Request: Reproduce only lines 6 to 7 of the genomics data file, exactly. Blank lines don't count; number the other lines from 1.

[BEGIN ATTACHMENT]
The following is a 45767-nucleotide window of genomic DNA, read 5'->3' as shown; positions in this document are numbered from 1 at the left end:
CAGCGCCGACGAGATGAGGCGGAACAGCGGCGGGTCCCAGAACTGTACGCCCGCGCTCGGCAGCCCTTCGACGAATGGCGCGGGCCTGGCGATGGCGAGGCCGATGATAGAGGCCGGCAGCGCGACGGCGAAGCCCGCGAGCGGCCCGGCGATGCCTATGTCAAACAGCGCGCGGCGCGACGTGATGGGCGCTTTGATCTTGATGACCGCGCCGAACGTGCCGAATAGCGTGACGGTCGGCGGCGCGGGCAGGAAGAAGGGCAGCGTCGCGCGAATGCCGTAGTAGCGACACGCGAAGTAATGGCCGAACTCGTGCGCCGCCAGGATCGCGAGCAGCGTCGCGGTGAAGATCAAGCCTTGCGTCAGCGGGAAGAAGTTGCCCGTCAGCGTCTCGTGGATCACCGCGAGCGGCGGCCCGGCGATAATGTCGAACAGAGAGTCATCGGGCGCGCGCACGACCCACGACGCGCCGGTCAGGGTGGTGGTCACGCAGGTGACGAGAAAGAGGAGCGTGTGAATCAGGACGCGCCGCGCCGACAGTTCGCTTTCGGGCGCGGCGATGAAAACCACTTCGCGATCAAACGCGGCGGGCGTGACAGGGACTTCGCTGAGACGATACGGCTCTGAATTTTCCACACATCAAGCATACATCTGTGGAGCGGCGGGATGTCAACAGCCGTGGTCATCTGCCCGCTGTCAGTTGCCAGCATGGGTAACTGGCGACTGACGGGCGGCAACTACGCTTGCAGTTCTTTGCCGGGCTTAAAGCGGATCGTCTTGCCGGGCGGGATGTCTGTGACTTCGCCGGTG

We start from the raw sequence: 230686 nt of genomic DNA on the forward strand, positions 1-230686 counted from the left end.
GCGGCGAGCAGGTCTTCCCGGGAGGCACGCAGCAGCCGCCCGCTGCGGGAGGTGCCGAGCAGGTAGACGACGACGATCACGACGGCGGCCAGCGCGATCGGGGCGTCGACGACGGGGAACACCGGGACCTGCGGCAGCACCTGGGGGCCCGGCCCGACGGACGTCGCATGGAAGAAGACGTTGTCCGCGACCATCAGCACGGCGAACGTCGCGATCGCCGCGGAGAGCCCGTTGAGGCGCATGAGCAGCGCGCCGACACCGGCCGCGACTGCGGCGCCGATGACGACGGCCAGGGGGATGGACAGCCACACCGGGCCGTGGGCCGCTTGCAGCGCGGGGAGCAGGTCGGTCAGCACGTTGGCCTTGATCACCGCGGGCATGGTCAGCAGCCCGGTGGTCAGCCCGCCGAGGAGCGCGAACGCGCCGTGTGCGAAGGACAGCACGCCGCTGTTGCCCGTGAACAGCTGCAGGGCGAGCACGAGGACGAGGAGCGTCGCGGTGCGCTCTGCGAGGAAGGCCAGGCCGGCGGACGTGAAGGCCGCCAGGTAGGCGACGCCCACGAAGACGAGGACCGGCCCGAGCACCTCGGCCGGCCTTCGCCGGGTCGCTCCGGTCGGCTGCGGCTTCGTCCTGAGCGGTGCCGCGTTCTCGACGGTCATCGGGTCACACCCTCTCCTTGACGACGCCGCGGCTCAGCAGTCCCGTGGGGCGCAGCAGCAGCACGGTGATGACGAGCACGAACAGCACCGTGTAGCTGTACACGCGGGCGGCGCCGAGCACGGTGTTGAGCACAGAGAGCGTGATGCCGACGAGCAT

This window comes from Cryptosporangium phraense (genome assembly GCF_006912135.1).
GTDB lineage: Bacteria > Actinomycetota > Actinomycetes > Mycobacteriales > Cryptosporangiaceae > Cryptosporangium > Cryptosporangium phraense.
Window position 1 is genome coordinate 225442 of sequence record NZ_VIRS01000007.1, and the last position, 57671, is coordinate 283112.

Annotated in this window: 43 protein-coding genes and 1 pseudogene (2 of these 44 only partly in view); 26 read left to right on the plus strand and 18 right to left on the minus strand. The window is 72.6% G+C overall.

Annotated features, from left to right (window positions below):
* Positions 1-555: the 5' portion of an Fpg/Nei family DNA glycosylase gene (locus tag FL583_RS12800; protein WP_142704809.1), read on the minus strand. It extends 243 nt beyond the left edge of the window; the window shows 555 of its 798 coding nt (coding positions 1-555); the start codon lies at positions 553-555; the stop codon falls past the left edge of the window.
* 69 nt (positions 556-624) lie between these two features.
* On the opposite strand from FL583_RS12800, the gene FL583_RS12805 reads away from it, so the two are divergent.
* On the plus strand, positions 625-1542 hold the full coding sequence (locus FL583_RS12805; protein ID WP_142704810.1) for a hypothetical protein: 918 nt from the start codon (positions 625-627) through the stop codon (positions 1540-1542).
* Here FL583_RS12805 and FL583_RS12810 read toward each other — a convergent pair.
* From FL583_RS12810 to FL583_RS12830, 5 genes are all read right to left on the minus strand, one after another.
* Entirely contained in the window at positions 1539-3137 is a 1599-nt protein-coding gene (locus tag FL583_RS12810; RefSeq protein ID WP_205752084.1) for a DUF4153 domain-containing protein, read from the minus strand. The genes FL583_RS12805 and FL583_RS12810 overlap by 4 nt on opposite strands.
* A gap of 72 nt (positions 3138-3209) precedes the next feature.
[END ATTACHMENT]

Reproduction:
GTDB lineage: Bacteria > Actinomycetota > Actinomycetes > Mycobacteriales > Cryptosporangiaceae > Cryptosporangium > Cryptosporangium phraense.
Window position 1 is genome coordinate 225442 of sequence record NZ_VIRS01000007.1, and the last position, 57671, is coordinate 283112.